Memories of the last SEPTA strike and a different “mood” in Harrisburg were the impetus behind a bill introduced last week to prohibit SEPTA employees from going on strike.
Pa. State Rep. Kate Harper, R-61, reintroduced the legislation, which did not get out of committee the first time around in 2009. She said she thought it had a better chance this time.
House Bill 2109 would add SEPTA workers to the list of public employees prohibited from striking in Pennsylvania. Currently on the list are police, firefighters, court employees and guards at state prisons and mental hospitals, according to a press release from Harper’s office.
“The mood in the commonwealth and the General Assembly is different now,” Harper said, referring to an amendment passed quickly in the Legislature earlier in the month to strike the exception for union activities from a law regarding harassment and stalking. “I think I can get it out of committee and onto the floor.
“There are two things going on,” she said. “We just passed a big transportation bill. We care about SEPTA; it’s very heavily subsidized. It’s tax money we’re talking about.
“Shutting (the transit system) down willy-nilly is a bad idea,” Harper said. “I want to change the view of the mass transit workers.”
During the six-day strike in 2009, SEPTA workers walked off the job at 3 a.m., “stranding hospital workers” in the city who were unable to get home, she said, which is not something she would like to see repeated.
Harper equated a transit strike to “holding a gun to the head of all riders and businesses that depend on people to get to work.”
“When you don’t have the right to strike, you have to deal with the public image of who you are; you have to depend on the public to support you.”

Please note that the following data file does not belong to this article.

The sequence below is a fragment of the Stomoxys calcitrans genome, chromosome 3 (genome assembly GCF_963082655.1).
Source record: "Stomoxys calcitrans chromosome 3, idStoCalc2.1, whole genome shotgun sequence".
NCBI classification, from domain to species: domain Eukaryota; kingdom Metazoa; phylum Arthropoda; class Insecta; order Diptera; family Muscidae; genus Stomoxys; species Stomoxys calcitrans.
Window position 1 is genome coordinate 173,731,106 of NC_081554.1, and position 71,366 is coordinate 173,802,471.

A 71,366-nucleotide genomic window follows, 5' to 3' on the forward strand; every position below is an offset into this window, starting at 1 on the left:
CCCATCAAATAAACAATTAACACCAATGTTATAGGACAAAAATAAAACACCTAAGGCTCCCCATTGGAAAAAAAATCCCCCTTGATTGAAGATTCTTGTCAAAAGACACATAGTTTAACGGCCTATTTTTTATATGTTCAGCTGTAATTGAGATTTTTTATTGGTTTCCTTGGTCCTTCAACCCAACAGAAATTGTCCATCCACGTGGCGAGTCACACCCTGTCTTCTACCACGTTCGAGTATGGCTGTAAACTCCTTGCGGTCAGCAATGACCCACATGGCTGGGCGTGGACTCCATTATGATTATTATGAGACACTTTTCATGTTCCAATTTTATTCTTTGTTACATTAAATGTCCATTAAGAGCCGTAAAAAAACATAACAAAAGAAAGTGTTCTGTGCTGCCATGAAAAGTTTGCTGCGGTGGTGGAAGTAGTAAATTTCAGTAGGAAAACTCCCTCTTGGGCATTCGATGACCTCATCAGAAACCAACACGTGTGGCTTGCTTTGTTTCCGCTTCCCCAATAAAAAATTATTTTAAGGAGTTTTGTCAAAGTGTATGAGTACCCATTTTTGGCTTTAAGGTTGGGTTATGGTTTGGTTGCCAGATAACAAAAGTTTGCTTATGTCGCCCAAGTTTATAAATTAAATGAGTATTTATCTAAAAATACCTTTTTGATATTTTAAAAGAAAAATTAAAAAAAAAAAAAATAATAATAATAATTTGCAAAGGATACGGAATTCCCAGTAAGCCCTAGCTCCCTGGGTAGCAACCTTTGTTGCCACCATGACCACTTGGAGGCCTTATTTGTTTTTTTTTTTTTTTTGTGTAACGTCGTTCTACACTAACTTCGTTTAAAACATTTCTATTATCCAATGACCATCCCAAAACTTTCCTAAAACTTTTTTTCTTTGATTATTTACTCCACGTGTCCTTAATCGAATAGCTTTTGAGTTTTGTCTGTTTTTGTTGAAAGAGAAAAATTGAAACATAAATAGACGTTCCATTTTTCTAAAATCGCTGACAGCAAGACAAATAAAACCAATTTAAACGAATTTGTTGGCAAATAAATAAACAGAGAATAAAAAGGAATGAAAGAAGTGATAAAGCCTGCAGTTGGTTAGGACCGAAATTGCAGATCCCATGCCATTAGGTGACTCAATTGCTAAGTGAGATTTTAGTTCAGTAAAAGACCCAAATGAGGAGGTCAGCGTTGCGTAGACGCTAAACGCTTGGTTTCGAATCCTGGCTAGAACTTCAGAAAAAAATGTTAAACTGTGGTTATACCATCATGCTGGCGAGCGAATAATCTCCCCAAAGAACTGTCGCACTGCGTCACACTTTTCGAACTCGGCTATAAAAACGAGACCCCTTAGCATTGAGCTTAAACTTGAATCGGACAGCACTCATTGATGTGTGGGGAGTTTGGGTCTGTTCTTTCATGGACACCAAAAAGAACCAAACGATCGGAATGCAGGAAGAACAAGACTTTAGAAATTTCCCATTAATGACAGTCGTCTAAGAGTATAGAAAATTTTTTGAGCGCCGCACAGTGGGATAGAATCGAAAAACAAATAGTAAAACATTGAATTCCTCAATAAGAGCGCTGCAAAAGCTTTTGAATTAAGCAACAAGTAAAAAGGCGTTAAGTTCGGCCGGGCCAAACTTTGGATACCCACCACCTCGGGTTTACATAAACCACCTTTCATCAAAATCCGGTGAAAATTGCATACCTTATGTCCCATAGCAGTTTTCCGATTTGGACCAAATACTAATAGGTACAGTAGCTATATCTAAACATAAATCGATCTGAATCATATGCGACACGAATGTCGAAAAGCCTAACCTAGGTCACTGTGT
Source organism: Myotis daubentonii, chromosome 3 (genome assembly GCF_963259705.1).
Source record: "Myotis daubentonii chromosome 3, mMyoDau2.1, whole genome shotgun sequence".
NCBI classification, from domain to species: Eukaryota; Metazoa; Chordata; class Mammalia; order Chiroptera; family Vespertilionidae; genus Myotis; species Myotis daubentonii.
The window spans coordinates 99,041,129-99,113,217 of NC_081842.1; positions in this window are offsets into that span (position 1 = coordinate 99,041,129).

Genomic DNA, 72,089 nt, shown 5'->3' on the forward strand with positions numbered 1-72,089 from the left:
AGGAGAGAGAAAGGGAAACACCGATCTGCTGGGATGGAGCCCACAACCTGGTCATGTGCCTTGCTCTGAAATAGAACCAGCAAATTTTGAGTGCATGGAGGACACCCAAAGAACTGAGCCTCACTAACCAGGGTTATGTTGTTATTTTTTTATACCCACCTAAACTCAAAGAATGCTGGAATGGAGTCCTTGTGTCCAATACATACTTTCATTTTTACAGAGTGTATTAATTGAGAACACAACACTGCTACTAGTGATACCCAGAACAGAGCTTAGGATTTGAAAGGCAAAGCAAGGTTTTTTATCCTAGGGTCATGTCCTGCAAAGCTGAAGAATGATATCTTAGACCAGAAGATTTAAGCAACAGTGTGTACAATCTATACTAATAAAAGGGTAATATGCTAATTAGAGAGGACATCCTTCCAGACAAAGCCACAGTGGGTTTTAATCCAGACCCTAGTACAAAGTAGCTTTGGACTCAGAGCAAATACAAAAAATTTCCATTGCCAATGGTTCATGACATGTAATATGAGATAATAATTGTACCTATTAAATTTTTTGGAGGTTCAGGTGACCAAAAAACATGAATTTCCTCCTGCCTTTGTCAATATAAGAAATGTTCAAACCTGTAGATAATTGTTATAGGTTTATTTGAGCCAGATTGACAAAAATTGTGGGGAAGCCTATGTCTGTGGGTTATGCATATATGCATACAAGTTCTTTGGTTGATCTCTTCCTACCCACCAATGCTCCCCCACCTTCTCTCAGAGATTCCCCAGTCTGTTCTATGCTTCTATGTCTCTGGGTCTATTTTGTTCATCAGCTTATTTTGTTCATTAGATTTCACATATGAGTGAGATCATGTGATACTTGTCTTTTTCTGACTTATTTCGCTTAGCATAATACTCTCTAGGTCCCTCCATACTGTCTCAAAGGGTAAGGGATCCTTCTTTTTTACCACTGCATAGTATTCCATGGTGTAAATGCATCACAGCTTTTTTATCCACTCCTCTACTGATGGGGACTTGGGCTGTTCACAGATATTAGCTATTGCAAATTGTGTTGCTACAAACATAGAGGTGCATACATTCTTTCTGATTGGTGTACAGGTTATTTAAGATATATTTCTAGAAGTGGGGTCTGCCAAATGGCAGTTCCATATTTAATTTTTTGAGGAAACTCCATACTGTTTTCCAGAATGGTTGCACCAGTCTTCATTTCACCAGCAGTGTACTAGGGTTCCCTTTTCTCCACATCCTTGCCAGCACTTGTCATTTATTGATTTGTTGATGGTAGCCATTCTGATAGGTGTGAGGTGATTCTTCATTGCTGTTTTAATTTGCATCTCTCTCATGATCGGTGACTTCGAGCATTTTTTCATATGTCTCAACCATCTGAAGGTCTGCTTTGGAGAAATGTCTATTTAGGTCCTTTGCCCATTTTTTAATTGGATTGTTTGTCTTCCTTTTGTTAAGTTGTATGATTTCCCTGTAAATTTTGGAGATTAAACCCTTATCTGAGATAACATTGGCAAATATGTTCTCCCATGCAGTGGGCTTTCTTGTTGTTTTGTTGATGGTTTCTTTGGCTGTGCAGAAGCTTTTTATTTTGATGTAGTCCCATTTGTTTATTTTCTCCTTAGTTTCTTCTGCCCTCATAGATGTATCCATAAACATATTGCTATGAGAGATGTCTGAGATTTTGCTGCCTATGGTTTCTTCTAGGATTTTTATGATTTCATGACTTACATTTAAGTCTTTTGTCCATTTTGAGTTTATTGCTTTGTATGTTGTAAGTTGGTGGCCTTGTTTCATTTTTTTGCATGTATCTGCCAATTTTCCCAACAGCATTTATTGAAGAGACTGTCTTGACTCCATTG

The contract with Transit Workers Union Local 234, which represents the 4,713 bus drivers, subway operators and mechanics in SEPTA’s City Division, expired March 14. Contracts with maintenance workers, bus and trolley operators, conductors and mechanics in several divisions operating in the suburbs will expire April 1 and April 6.
The transit agency negotiates 17 different contracts with 14 unions, spokeswoman Jerri Williams said.
No negotiating sessions with TWU, Local 234 had been scheduled as of March 21, Williams said, but “we continue to be ready to start talking again.”
The possibility of the entire SEPTA transit system being shut down has also reared its head, as the Regional Rail engineers have been operating without a contract since July 14, 2010. A contract with Regional Rail conductors was renewed in the fall of 2013, Williams said. The engineers’ contract falls under the Railway Labor Act, meaning “they are not able to do a work stoppage until negotiations have been exhausted.”
The engineers are still in mediation — a session was scheduled for March 25, but an end to the mediation period “is coming up soon,” Williams said. After that there is a 30-day cooling off period followed by a 240-day period, after which a work stoppage could occur, she said.
Under that timeframe, a strike could possibly be called in December.
“It is a possibility,” Williams acknowledged of having the entire SEPTA system shut down.
HB 2109 is in the House Labor and Industry Committee and though it is not scheduled for consideration yet, Harper remained positive that it would be.
“If they go on strike, I think it will move,” she said. If the bill passed and the SEPTA workers went on strike, the transit authority would be able to go to court to get an injunction, she said.
SEPTA said in a statement that it appreciated Harper’s effort to introduce the bill, adding management was “committed to good-faith bargaining and remains ready to discuss the issues presented by TWU, Local 234.”
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